A destructive mudflow hit the La Gasca suburb of Ecuador's capital Quito (population 2.7 million) on January 31, 2022, sweeping away homes and cars, and claiming the lives of at least 24 people. At least 12 people are still missing and 48 were injured. The event took place after the area experienced its heaviest rainfall in nearly 20 years, with up to 75 mm (2.9 inches) in a very short period.
According to Quito mayor Santiago Guarderas, the downpour overwhelmed a hillside water catchment structure that had a capacity of 4 500 m3 (159 000 feet3) with more than four times that volume.
The result was a catastrophic failure that caused a 1 km (0.6 miles) long flow of mud and debris through parts of the city, including a sports field.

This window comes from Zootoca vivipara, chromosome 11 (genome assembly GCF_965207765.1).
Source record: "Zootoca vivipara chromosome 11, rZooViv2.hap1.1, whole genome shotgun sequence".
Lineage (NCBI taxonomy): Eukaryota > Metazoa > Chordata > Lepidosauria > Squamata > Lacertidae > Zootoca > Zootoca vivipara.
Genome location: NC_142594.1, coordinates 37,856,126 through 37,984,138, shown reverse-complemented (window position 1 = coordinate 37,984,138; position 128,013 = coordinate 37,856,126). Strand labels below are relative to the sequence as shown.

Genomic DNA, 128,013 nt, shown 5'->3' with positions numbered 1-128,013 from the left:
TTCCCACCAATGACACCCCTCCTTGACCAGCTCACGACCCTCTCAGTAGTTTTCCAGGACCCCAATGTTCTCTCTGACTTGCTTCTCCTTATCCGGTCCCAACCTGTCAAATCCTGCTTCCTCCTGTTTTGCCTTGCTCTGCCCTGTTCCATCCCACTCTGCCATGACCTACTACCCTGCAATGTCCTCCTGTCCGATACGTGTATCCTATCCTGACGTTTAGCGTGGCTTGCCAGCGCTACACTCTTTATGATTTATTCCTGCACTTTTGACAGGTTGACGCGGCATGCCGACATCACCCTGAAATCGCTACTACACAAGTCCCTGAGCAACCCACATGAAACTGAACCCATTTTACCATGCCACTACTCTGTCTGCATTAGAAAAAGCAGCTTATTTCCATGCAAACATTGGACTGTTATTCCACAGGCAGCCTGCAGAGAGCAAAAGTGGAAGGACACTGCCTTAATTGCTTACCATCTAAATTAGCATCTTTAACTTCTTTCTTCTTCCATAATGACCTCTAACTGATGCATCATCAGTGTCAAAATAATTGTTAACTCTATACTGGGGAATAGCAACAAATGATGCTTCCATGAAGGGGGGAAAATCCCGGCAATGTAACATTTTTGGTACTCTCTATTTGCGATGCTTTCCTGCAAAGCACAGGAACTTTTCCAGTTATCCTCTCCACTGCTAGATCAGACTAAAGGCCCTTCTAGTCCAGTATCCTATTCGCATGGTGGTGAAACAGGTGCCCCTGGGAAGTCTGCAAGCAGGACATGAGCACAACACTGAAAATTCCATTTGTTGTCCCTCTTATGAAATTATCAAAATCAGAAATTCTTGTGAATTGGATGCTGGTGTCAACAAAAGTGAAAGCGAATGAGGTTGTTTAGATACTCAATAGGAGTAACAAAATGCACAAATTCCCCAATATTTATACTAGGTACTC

— AFP News Agency (@AFP) February 2, 2022
"People who were playing couldn't get away. It grabbed them suddenly," witness Freddy Barrios Gonzalez told AFP.1 "Those who managed to run were saved but a family got buried under a river of mud. There they died."
In a preliminary statement issued on February 1, Guarderas said that 174 houses were evaluated, of which 38 have partial damage and 3 were destroyed. In addition, 15 vehicles and 22 motorcycles were affected.
Rescuer Cristian Rivera said many people in Quito had to be treated for hypothermia.
Power was lost in some parts of the city after electrical poles were brought down.
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This area appears to have been affected by a similar mudflow in February 1975, when a mudflow originated from the Pambachupa ravine, affecting the La Mariscal neighborhood, close to La Gasca, said landslides expert Dr. Dave Petley of The Landslide Blog.2
"Perhaps surprisingly, the municipal authorities have ruled out deforestation as being a factor in this event."
1 24 dead, dozens injured as flooding hits Ecuador capital – AFP
2 The disastrous 31 January 2022 mudflow in the La Gasca suburb of Quito, Ecuador – The Landslides Blog
Featured image credit: Ecudrone Solutions
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